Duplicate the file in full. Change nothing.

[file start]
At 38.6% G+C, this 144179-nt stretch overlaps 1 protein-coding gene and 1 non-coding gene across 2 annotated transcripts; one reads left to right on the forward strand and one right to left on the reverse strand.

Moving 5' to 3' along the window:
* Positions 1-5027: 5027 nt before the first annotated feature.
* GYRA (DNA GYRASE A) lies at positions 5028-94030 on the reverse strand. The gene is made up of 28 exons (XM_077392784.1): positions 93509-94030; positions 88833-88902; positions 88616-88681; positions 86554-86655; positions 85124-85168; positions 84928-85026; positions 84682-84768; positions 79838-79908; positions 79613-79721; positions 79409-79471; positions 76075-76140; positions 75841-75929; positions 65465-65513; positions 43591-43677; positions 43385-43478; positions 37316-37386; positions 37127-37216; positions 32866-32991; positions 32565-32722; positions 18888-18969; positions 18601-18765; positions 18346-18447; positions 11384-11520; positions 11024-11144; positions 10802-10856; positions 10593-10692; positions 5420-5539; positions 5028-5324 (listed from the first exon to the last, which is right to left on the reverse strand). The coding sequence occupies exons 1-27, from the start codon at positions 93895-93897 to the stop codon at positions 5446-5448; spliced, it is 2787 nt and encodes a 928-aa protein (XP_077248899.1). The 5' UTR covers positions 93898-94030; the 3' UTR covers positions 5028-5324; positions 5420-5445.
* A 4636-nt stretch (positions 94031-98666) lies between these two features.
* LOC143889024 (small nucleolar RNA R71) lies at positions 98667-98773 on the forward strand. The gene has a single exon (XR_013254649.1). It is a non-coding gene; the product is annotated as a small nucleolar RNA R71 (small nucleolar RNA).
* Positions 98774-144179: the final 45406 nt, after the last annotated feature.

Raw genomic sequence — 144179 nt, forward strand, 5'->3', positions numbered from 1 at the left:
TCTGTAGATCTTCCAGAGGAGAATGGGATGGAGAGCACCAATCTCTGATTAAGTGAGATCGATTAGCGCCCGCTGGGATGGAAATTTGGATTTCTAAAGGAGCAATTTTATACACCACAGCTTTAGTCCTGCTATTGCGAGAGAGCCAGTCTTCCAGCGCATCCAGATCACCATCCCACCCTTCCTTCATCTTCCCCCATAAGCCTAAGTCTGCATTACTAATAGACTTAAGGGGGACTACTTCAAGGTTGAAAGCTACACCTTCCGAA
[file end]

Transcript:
At 38.6% G+C, this 144179-nt stretch overlaps 1 protein-coding gene and 1 non-coding gene across 2 annotated transcripts; one reads left to right on the forward strand and one right to left on the reverse strand.

Moving 5' to 3' along the window:
* Positions 1-5027: 5027 nt before the first annotated feature.
* GYRA (DNA GYRASE A) lies at positions 5028-94030 on the reverse strand. The gene is made up of 28 exons (XM_077392784.1): positions 93509-94030; positions 88833-88902; positions 88616-88681; positions 86554-86655; positions 85124-85168; positions 84928-85026; positions 84682-84768; positions 79838-79908; positions 79613-79721; positions 79409-79471; positions 76075-76140; positions 75841-75929; positions 65465-65513; positions 43591-43677; positions 43385-43478; positions 37316-37386; positions 37127-37216; positions 32866-32991; positions 32565-32722; positions 18888-18969; positions 18601-18765; positions 18346-18447; positions 11384-11520; positions 11024-11144; positions 10802-10856; positions 10593-10692; positions 5420-5539; positions 5028-5324 (listed from the first exon to the last, which is right to left on the reverse strand). The coding sequence occupies exons 1-27, from the start codon at positions 93895-93897 to the stop codon at positions 5446-5448; spliced, it is 2787 nt and encodes a 928-aa protein (XP_077248899.1). The 5' UTR covers positions 93898-94030; the 3' UTR covers positions 5028-5324; positions 5420-5445.
* A 4636-nt stretch (positions 94031-98666) lies between these two features.
* LOC143889024 (small nucleolar RNA R71) lies at positions 98667-98773 on the forward strand. The gene has a single exon (XR_013254649.1). It is a non-coding gene; the product is annotated as a small nucleolar RNA R71 (small nucleolar RNA).
* Positions 98774-144179: the final 45406 nt, after the last annotated feature.

Raw genomic sequence — 144179 nt, forward strand, 5'->3', positions numbered from 1 at the left:
TCTGTAGATCTTCCAGAGGAGAATGGGATGGAGAGCACCAATCTCTGATTAAGTGAGATCGATTAGCGCCCGCTGGGATGGAAATTTGGATTTCTAAAGGAGCAATTTTATACACCACAGCTTTAGTCCTGCTATTGCGAGAGAGCCAGTCTTCCAGCGCATCCAGATCACCATCCCACCCTTCCTTCATCTTCCCCCATAAGCCTAAGTCTGCATTACTAATAGACTTAAGGGGGACTACTTCAAGGTTGAAAGCTACACCTTCCGAA